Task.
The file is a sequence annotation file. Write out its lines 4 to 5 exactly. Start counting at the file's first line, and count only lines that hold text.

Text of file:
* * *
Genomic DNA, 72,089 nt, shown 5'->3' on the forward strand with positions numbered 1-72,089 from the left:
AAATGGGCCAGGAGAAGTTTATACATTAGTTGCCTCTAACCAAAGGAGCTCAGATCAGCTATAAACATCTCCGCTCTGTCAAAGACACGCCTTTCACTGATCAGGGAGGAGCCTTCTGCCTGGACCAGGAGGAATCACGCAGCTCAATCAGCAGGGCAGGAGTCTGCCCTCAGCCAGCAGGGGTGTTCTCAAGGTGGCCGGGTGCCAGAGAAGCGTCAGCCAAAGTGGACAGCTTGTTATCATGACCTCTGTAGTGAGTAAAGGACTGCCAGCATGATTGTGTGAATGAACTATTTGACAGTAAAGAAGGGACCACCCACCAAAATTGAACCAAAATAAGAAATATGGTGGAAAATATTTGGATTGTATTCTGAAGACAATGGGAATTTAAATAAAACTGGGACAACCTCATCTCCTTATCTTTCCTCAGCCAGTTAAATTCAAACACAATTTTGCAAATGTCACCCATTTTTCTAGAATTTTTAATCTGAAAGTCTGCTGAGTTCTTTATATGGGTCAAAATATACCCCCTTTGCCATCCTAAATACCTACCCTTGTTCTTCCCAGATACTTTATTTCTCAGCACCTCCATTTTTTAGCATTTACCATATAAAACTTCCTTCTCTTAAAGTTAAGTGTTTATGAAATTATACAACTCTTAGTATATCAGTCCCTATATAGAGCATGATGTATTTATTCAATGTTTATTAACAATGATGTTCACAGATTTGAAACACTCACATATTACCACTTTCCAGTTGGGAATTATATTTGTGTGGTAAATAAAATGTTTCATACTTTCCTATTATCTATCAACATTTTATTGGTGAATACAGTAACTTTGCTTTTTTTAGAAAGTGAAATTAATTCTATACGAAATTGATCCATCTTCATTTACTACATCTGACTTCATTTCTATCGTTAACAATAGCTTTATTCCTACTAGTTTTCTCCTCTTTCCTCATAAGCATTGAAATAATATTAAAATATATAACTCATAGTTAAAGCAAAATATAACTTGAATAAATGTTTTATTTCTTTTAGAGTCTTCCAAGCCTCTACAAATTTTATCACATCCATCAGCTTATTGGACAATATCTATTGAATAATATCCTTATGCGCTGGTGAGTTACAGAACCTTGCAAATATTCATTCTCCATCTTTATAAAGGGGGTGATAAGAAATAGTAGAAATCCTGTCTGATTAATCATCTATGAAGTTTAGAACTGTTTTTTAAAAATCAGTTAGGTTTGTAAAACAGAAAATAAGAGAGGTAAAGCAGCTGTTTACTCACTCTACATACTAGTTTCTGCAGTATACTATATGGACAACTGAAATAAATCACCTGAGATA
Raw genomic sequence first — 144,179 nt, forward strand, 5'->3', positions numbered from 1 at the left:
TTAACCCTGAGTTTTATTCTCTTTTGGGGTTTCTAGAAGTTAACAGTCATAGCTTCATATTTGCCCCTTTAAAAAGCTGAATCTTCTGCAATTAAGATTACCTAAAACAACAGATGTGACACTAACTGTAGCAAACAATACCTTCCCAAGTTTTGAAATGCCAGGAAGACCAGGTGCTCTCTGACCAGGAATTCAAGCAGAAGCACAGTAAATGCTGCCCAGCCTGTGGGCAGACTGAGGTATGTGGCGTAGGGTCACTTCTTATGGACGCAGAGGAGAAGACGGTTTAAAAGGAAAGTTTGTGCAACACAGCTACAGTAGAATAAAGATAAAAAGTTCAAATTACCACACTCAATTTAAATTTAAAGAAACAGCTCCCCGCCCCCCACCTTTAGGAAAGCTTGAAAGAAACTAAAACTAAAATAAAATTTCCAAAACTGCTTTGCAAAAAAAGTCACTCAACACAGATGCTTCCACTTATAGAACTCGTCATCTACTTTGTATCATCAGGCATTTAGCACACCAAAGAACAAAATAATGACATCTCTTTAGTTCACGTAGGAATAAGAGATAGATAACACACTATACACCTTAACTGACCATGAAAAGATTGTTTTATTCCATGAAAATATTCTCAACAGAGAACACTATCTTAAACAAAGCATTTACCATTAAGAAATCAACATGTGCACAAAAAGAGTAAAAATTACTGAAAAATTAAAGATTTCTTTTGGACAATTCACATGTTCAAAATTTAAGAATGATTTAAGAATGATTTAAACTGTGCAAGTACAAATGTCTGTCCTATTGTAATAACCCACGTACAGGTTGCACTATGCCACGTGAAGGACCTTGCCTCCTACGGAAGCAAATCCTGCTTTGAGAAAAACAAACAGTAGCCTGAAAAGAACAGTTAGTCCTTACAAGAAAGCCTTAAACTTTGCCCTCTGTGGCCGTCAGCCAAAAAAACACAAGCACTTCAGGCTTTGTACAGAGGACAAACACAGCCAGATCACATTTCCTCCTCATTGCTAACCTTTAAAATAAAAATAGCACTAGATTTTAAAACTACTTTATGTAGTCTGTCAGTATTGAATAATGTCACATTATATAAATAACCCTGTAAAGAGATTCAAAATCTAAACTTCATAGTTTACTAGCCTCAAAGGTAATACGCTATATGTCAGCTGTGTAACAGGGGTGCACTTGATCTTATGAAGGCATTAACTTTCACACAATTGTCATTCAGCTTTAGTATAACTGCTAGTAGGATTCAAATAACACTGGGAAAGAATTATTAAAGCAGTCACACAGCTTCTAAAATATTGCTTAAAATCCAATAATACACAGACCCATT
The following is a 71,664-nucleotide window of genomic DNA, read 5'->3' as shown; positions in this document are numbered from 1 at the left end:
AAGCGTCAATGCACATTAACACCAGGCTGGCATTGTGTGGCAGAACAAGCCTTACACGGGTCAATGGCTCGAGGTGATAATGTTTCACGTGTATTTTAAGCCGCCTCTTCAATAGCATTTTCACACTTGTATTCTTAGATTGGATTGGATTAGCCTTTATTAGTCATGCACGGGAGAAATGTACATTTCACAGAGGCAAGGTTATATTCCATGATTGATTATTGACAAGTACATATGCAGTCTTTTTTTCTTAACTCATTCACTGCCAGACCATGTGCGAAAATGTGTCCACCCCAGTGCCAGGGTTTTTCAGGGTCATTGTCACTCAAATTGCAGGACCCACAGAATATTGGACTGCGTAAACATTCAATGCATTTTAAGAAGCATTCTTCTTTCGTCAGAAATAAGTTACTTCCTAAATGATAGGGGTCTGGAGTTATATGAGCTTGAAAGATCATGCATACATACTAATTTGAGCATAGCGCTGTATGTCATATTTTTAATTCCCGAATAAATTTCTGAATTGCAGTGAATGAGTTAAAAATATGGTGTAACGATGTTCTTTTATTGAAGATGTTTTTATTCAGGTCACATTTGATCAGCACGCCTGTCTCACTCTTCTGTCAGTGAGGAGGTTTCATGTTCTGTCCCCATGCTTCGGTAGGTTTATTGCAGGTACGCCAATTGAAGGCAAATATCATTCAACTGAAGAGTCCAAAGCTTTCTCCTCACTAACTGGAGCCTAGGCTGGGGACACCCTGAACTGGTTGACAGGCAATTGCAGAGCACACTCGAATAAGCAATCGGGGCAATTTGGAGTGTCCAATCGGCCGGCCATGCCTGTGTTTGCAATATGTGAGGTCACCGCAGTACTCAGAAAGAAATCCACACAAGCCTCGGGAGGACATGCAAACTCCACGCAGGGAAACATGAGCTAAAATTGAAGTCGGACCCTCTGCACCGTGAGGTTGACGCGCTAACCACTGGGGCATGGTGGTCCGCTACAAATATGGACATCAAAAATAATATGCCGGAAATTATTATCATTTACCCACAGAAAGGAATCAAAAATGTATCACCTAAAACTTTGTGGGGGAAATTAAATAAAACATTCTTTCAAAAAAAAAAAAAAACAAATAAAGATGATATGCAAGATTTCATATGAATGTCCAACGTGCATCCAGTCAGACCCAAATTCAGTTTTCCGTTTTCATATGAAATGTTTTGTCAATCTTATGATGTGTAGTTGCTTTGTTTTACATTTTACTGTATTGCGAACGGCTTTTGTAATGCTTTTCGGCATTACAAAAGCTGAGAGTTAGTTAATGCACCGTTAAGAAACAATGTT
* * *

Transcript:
TTAACCCTGAGTTTTATTCTCTTTTGGGGTTTCTAGAAGTTAACAGTCATAGCTTCATATTTGCCCCTTTAAAAAGCTGAATCTTCTGCAATTAAGATTACCTAAAACAACAGATGTGACACTAACTGTAGCAAACAATACCTTCCCAAGTTTTGAAATGCCAGGAAGACCAGGTGCTCTCTGACCAGGAATTCAAGCAGAAGCACAGTAAATGCTGCCCAGCCTGTGGGCAGACTGAGGTATGTGGCGTAGGGTCACTTCTTATGGACGCAGAGGAGAAGACGGTTTAAAAGGAAAGTTTGTGCAACACAGCTACAGTAGAATAAAGATAAAAAGTTCAAATTACCACACTCAATTTAAATTTAAAGAAACAGCTCCCCGCCCCCCACCTTTAGGAAAGCTTGAAAGAAACTAAAACTAAAATAAAATTTCCAAAACTGCTTTGCAAAAAAAGTCACTCAACACAGATGCTTCCACTTATAGAACTCGTCATCTACTTTGTATCATCAGGCATTTAGCACACCAAAGAACAAAATAATGACATCTCTTTAGTTCACGTAGGAATAAGAGATAGATAACACACTATACACCTTAACTGACCATGAAAAGATTGTTTTATTCCATGAAAATATTCTCAACAGAGAACACTATCTTAAACAAAGCATTTACCATTAAGAAATCAACATGTGCACAAAAAGAGTAAAAATTACTGAAAAATTAAAGATTTCTTTTGGACAATTCACATGTTCAAAATTTAAGAATGATTTAAGAATGATTTAAACTGTGCAAGTACAAATGTCTGTCCTATTGTAATAACCCACGTACAGGTTGCACTATGCCACGTGAAGGACCTTGCCTCCTACGGAAGCAAATCCTGCTTTGAGAAAAACAAACAGTAGCCTGAAAAGAACAGTTAGTCCTTACAAGAAAGCCTTAAACTTTGCCCTCTGTGGCCGTCAGCCAAAAAAACACAAGCACTTCAGGCTTTGTACAGAGGACAAACACAGCCAGATCACATTTCCTCCTCATTGCTAACCTTTAAAATAAAAATAGCACTAGATTTTAAAACTACTTTATGTAGTCTGTCAGTATTGAATAATGTCACATTATATAAATAACCCTGTAAAGAGATTCAAAATCTAAACTTCATAGTTTACTAGCCTCAAAGGTAATACGCTATATGTCAGCTGTGTAACAGGGGTGCACTTGATCTTATGAAGGCATTAACTTTCACACAATTGTCATTCAGCTTTAGTATAACTGCTAGTAGGATTCAAATAACACTGGGAAAGAATTATTAAAGCAGTCACACAGCTTCTAAAATATTGCTTAAAATCCAATAATACACAGACCCATT
The following is a 71,664-nucleotide window of genomic DNA, read 5'->3' as shown; positions in this document are numbered from 1 at the left end: